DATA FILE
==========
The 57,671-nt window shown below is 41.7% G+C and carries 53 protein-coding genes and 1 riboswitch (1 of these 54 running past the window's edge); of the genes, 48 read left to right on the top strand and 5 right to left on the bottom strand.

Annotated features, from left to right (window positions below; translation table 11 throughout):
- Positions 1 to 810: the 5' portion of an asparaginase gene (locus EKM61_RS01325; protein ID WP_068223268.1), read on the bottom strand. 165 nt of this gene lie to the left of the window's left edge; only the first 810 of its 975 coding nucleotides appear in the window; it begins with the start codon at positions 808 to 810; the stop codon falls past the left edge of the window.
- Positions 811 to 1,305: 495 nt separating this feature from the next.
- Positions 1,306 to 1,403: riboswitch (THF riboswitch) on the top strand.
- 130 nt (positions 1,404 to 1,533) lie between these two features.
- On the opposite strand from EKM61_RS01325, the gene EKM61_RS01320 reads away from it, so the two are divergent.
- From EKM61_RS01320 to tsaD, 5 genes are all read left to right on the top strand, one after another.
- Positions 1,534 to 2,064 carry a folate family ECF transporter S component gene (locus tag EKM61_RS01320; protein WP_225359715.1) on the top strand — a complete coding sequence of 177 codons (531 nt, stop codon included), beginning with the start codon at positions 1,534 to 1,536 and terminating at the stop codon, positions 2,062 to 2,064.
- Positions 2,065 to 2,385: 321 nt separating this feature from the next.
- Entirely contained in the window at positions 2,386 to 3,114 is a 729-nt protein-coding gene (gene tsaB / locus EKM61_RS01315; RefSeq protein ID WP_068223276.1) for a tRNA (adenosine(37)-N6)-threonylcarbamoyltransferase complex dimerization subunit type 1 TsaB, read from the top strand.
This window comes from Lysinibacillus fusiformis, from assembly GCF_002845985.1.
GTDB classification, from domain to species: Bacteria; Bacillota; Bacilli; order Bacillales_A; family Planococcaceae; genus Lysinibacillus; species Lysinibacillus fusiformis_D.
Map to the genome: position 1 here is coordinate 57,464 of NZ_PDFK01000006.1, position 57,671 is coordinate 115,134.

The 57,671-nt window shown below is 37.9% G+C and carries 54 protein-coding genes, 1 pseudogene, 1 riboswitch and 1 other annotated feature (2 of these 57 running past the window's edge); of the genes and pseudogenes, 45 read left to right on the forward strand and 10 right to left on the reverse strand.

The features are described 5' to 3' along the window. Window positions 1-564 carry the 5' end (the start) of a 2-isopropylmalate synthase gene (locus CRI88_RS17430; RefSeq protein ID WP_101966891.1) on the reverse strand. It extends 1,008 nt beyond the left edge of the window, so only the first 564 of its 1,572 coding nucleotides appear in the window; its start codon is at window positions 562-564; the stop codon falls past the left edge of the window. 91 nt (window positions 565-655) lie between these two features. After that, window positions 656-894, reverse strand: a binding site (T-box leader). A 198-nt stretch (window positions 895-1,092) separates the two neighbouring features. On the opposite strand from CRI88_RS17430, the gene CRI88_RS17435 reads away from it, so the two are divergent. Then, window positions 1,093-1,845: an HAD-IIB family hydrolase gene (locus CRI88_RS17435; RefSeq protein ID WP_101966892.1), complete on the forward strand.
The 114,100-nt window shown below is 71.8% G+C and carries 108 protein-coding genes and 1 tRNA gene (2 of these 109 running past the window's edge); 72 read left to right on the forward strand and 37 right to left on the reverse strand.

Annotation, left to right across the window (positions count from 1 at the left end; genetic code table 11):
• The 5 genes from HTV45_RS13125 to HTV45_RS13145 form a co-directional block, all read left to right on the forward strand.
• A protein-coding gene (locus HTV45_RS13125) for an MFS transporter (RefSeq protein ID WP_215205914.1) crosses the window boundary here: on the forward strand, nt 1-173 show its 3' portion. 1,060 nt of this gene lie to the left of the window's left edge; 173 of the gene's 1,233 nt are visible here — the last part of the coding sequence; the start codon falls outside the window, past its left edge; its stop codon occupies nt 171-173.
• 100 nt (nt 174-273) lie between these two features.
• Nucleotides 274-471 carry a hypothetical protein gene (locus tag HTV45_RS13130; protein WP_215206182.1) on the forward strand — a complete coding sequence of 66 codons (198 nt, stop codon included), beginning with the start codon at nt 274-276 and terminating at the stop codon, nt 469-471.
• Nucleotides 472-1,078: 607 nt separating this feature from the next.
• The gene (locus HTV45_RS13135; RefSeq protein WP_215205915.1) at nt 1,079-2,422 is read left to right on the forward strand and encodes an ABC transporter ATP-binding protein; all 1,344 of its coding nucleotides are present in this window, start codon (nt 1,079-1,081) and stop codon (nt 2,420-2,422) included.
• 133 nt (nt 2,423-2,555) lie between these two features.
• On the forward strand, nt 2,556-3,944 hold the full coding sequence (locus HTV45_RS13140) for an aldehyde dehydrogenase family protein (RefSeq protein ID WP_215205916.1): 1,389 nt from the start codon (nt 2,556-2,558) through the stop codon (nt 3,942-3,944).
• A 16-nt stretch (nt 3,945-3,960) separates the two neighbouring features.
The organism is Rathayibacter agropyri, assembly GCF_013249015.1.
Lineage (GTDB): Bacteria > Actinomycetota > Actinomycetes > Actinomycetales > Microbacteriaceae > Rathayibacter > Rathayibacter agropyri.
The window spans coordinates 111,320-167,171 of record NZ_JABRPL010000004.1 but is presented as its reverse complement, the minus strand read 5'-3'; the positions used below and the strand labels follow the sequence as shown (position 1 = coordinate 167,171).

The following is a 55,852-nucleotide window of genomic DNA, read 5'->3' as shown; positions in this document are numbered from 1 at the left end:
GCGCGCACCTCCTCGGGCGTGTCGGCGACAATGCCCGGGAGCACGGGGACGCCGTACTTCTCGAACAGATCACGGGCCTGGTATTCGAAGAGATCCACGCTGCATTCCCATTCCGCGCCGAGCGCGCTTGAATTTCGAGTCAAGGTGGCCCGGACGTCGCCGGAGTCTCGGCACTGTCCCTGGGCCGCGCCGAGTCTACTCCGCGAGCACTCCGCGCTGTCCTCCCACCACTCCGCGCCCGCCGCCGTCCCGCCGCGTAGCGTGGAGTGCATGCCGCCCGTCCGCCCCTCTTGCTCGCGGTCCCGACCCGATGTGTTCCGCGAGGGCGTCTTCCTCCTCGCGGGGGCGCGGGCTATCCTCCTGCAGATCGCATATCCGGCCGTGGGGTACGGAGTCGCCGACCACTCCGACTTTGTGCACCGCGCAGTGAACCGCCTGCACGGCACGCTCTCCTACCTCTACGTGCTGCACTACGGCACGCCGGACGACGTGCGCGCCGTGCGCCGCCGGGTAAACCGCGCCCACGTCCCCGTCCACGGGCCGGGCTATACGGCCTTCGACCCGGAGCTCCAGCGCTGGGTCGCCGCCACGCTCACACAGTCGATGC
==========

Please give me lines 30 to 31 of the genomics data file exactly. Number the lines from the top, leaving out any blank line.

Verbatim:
The window spans coordinates 111,320-167,171 of record NZ_JABRPL010000004.1 but is presented as its reverse complement, the minus strand read 5'-3'; the positions used below and the strand labels follow the sequence as shown (position 1 = coordinate 167,171).

The following is a 55,852-nucleotide window of genomic DNA, read 5'->3' as shown; positions in this document are numbered from 1 at the left end: